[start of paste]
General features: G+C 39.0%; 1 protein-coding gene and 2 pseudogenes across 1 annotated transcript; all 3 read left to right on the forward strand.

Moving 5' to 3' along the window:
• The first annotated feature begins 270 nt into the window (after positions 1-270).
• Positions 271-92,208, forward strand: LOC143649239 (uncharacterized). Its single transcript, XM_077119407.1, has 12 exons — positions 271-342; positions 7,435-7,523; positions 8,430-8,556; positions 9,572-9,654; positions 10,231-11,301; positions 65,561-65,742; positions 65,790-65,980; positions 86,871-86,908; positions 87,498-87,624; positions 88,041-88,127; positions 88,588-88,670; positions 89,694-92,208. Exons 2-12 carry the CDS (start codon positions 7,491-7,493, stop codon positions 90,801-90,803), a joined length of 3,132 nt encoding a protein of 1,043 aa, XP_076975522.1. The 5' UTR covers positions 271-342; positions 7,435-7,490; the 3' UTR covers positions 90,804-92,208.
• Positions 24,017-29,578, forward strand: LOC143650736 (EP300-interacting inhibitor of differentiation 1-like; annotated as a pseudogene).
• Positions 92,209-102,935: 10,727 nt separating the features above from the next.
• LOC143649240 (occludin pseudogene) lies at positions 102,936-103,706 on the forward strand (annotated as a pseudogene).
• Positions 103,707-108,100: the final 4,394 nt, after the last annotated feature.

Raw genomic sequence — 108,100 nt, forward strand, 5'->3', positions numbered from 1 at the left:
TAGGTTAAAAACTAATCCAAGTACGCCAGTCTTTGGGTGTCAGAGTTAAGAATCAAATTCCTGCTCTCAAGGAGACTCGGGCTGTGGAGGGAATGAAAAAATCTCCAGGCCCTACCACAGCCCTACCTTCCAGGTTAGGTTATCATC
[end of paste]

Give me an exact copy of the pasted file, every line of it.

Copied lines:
General features: G+C 39.0%; 1 protein-coding gene and 2 pseudogenes across 1 annotated transcript; all 3 read left to right on the forward strand.

Moving 5' to 3' along the window:
• The first annotated feature begins 270 nt into the window (after positions 1-270).
• Positions 271-92,208, forward strand: LOC143649239 (uncharacterized). Its single transcript, XM_077119407.1, has 12 exons — positions 271-342; positions 7,435-7,523; positions 8,430-8,556; positions 9,572-9,654; positions 10,231-11,301; positions 65,561-65,742; positions 65,790-65,980; positions 86,871-86,908; positions 87,498-87,624; positions 88,041-88,127; positions 88,588-88,670; positions 89,694-92,208. Exons 2-12 carry the CDS (start codon positions 7,491-7,493, stop codon positions 90,801-90,803), a joined length of 3,132 nt encoding a protein of 1,043 aa, XP_076975522.1. The 5' UTR covers positions 271-342; positions 7,435-7,490; the 3' UTR covers positions 90,804-92,208.
• Positions 24,017-29,578, forward strand: LOC143650736 (EP300-interacting inhibitor of differentiation 1-like; annotated as a pseudogene).
• Positions 92,209-102,935: 10,727 nt separating the features above from the next.
• LOC143649240 (occludin pseudogene) lies at positions 102,936-103,706 on the forward strand (annotated as a pseudogene).
• Positions 103,707-108,100: the final 4,394 nt, after the last annotated feature.

Raw genomic sequence — 108,100 nt, forward strand, 5'->3', positions numbered from 1 at the left:
TAGGTTAAAAACTAATCCAAGTACGCCAGTCTTTGGGTGTCAGAGTTAAGAATCAAATTCCTGCTCTCAAGGAGACTCGGGCTGTGGAGGGAATGAAAAAATCTCCAGGCCCTACCACAGCCCTACCTTCCAGGTTAGGTTATCATC